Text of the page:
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Author Topic: Thread about GPU-mining and Litecoin  (Read 31868 times)
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March 06, 2012, 09:40:18 AM
 #141

If Litecoin can be GPU mined it is best to figure out everything about that now, and either change the model of the coin to be CPU only or figure out how to compete with a GPU based Litecoin.  The "retards" are finding out more about an experimental technology we call Litecoin.  I'd personally rather all the flaws come to light NOW than in a year after I invest even more time and resources into this coin.
Ditto. Giving it a week or two to see how hashrate evolves and more reactions about this GPU mining stuff, then maybe pointing my last mining CPU to BOINC like the other ones. GPU mining = BTC, we don't need a duplicate. LTC was sold as being innovative because it was CPU-only, that isn't true anymore. This was to be expected, but I also thought the hashing algo would be updated to fight that... which doesn't seem to happen any time soon.

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March 06, 2012, 03:40:26 PM
 #142

i have heard on btc-e chat, that mtrlt made a half-speed of the reaper13-DEMO...

the full version should work twice as fast...

so the ltc-gpu-mining is profitable down to ~0.0007 btc/ltc and not for the public with ~0.0014...

i think there must be a new ltc-algo to save the public from the grifter(s)...

Edit: the half-speed-reaper13-DEMO-release seems to be the compromise between giving the release or not
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March 06, 2012, 04:18:16 PM
 #143

i have heard on btc-e chat, that mtrlt made a half-speed of the reaper13-DEMO...

the full version should work twice as fast...

so the ltc-gpu-mining is profitable down to ~0.0007 btc/ltc and not for the public with ~0.0014...

i think there must be a new ltc-algo to save the public from the grifter(s)...

Edit: the half-speed-reaper13-DEMO-release seems to be the compromise between giving the release or not

The speeds reported by mtrlt were the same as the release for the demo, the rumor as I understood it was that his new SC2 miner was supposed to be twice as fast for GPU

I've wondered if the reason mtrlt has not released the source code is because it may borrow heavily from ssvb's code, as ssvb was the one to solve the in-place hashing of ltc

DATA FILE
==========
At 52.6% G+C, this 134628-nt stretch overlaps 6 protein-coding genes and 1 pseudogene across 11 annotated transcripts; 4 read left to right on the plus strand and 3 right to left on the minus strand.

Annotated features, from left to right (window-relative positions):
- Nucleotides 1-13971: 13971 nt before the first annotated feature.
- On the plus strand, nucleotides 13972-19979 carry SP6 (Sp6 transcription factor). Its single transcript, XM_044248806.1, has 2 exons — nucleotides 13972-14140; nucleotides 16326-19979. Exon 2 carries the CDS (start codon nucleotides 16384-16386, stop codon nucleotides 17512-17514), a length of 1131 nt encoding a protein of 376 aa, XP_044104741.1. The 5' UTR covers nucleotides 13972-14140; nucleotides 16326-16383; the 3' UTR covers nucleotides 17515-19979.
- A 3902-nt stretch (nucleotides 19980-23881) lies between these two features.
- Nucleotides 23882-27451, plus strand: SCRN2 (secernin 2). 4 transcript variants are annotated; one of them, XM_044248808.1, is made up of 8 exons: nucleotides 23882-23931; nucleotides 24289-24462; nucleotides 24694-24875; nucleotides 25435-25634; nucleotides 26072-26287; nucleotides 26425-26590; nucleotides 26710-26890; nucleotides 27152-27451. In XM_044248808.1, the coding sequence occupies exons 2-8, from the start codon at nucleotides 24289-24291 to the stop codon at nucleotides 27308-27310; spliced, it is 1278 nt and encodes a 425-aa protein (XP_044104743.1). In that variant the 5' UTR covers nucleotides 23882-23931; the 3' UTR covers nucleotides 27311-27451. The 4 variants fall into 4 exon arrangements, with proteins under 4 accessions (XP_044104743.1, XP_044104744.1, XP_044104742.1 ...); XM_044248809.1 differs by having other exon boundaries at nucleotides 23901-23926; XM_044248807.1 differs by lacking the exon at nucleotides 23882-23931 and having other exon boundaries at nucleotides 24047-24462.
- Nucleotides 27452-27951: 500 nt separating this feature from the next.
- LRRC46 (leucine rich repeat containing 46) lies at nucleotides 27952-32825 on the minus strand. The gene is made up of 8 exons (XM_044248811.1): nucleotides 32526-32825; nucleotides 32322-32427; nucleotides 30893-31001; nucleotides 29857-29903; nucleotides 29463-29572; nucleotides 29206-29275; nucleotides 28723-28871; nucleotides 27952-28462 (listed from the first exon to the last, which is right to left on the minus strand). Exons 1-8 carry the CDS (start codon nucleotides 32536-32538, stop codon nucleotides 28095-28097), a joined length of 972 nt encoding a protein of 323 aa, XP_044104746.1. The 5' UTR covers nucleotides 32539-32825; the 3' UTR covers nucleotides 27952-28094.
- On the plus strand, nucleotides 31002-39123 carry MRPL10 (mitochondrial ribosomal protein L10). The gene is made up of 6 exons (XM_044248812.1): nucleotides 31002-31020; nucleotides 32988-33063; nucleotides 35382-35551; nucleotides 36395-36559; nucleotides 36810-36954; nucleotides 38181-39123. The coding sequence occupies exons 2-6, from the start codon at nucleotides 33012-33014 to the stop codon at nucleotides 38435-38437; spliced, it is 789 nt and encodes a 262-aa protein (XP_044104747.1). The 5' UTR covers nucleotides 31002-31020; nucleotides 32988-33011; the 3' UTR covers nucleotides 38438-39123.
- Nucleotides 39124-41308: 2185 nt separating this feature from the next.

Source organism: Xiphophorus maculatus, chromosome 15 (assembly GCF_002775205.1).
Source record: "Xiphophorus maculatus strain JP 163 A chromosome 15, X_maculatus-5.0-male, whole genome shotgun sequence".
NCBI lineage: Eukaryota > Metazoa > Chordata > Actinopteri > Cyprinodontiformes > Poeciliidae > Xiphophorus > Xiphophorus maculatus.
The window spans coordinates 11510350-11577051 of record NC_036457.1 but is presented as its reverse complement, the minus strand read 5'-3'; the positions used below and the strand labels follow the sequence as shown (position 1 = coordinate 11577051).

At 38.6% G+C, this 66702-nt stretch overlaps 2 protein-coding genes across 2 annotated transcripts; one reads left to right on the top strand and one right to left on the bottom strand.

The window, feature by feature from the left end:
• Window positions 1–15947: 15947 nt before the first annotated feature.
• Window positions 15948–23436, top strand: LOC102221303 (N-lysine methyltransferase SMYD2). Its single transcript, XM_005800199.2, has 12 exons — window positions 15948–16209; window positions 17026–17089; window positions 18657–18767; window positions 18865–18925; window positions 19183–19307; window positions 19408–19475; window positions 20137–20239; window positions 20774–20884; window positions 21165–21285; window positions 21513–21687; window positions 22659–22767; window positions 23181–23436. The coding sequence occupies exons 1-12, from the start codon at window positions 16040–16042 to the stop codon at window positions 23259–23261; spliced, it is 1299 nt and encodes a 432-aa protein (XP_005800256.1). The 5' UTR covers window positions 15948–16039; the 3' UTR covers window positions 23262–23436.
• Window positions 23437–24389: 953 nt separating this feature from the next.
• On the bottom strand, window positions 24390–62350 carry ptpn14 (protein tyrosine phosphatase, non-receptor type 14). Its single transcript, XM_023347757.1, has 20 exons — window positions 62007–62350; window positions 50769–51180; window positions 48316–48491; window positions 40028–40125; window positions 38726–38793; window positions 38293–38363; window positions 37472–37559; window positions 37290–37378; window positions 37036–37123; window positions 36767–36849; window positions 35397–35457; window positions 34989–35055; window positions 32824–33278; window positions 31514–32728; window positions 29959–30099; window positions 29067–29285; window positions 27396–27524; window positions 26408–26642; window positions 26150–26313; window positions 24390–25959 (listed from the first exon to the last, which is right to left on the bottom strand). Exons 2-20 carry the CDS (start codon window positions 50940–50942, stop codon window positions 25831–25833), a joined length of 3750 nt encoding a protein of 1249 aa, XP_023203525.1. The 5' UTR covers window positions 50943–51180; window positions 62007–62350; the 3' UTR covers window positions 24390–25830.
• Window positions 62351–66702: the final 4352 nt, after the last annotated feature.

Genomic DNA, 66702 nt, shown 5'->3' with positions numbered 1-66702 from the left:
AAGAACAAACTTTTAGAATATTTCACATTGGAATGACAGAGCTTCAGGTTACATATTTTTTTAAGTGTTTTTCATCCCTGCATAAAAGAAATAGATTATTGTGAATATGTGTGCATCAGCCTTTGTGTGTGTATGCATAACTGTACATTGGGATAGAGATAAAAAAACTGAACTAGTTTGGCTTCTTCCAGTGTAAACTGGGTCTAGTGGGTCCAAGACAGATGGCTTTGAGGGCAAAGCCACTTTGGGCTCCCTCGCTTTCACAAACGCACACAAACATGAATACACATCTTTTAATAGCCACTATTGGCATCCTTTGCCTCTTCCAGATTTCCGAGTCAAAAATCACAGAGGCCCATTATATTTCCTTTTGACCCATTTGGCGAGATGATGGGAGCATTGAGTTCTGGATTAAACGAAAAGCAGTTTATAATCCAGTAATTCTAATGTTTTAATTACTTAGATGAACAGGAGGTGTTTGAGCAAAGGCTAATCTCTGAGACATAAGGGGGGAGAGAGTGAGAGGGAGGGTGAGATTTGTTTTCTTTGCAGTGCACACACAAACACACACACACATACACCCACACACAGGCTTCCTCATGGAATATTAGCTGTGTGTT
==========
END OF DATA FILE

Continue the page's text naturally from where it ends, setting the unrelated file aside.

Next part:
Anyway, this outlines the difficulty in actually a creating an algorithm that can not easily be serialized so that it will run faster on a CPU than a GPU.  I've been thinking about it some, and I've wondered if using multiple algorithms and randomizing a number of the settings for each (then possibly the order in which they are used) to generate 10s or hundreds of thousands of possible algorithms, only one of which could possibly decrypt the next block.  The difficulty in parallelizing the data would have to do with the difficulty of assembling a large number of algorithms sequentially and then assessing them.  It's hard to think of something that a CPU can due better than a GPU when it's a repetitive task based on the same operations of a dataset...  Having to brute force the actual construction of the algorithm may be something that a GPU might struggle with, though.

edit: There's a pretty neat paper of algorithms and their runtime comparisons for GPU/CPU.  There are sorting and physics algorithms that perform significantly slower on a CPU as compared to a GPU.

www.cs.utexas.edu/users/ckkim/papers/isca10_ckkim.pdf

More info on the mentioned sorting algorithm:
Quote
Our 4-core implementation is competitive with the per-
formance on any of the other modern architectures, even
though Cell/GPU architectures have at least 2X more
compute power and bandwidth. Our performance is
1.6X–4X faster than Cell architecture and 1.7X–2X faster
than the latest Nvidia GPUs (8800 GTX and
Quadro FX 5600).
Also note that as the set size becomes larger, GPUs run out of memory and are unable to even compute the set, although extrapolating from the data even if they were able to it would still be slower than for the CPU.
http://pcl.intel-research.net/publications/sorting_vldb08.pdf

The algorithm was subsequently surpassed with this GPU one, however for small data sets Intel's TBB parallel sort is still faster.
http://mgarland.org/files/papers/gpusort-ipdps09.pdf
Apparently over the past few years there has been a battle between Intel and nVidia to try to find things that CPUs and GPUs do better than one another, and there is a wealth of well-cited literature out there.

The algorithm was again overhauled, and CPU-based radix/merge sort still manages to beat out GPUs in a number of cases:
Quote
Comparing CPUs and GPUs: In terms of absolute performance
of CPU versus GPU, we find that the best radix sort, the CPU radix